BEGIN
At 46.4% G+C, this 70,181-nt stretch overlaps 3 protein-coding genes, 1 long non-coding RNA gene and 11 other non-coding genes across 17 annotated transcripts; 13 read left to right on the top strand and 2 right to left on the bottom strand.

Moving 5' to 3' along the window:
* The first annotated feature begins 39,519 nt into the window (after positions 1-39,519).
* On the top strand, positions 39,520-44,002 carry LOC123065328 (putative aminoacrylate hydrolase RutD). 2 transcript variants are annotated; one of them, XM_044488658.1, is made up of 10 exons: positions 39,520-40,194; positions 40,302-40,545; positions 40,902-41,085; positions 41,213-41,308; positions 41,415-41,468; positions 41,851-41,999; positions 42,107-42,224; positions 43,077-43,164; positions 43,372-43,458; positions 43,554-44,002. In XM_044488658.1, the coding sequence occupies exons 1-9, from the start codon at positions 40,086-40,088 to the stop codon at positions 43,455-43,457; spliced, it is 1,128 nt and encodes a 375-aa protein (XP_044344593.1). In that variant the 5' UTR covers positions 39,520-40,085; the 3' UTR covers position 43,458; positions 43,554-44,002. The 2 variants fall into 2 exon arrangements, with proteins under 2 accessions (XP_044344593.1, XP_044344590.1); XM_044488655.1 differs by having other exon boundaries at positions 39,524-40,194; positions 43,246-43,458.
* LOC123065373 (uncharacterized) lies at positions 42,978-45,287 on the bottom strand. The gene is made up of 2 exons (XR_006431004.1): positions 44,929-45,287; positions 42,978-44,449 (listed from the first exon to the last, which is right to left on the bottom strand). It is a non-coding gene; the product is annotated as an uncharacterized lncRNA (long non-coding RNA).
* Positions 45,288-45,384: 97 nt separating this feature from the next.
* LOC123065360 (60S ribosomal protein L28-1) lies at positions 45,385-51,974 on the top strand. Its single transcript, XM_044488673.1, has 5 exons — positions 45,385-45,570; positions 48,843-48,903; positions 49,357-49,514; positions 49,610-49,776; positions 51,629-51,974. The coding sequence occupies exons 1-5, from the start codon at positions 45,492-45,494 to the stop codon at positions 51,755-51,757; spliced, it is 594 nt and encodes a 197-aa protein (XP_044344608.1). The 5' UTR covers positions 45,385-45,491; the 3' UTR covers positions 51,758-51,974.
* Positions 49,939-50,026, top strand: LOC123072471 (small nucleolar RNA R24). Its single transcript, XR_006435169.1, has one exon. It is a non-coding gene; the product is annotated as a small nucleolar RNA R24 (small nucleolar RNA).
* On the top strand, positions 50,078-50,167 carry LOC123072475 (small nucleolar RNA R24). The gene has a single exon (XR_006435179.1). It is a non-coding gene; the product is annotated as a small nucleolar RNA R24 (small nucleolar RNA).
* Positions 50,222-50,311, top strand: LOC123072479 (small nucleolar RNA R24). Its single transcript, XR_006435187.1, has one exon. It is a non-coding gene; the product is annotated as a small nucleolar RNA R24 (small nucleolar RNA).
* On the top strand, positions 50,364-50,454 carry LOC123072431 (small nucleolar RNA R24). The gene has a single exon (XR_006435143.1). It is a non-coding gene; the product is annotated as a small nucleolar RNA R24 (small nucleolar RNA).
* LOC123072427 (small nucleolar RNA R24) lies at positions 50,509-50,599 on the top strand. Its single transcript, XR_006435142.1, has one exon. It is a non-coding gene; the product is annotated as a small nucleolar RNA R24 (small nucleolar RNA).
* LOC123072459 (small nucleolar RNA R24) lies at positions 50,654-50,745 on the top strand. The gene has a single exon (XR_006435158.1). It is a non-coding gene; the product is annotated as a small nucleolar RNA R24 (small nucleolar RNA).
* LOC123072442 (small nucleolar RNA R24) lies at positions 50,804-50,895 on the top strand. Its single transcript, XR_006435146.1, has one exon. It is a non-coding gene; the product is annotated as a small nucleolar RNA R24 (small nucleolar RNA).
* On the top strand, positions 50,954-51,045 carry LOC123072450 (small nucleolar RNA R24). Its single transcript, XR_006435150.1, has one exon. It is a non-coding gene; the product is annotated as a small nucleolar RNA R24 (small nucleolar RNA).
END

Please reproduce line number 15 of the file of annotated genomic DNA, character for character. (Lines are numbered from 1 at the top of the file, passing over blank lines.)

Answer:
* On the top strand, positions 50,954-51,045 carry LOC123072450 (small nucleolar RNA R24). Its single transcript, XR_006435150.1, has one exon. It is a non-coding gene; the product is annotated as a small nucleolar RNA R24 (small nucleolar RNA).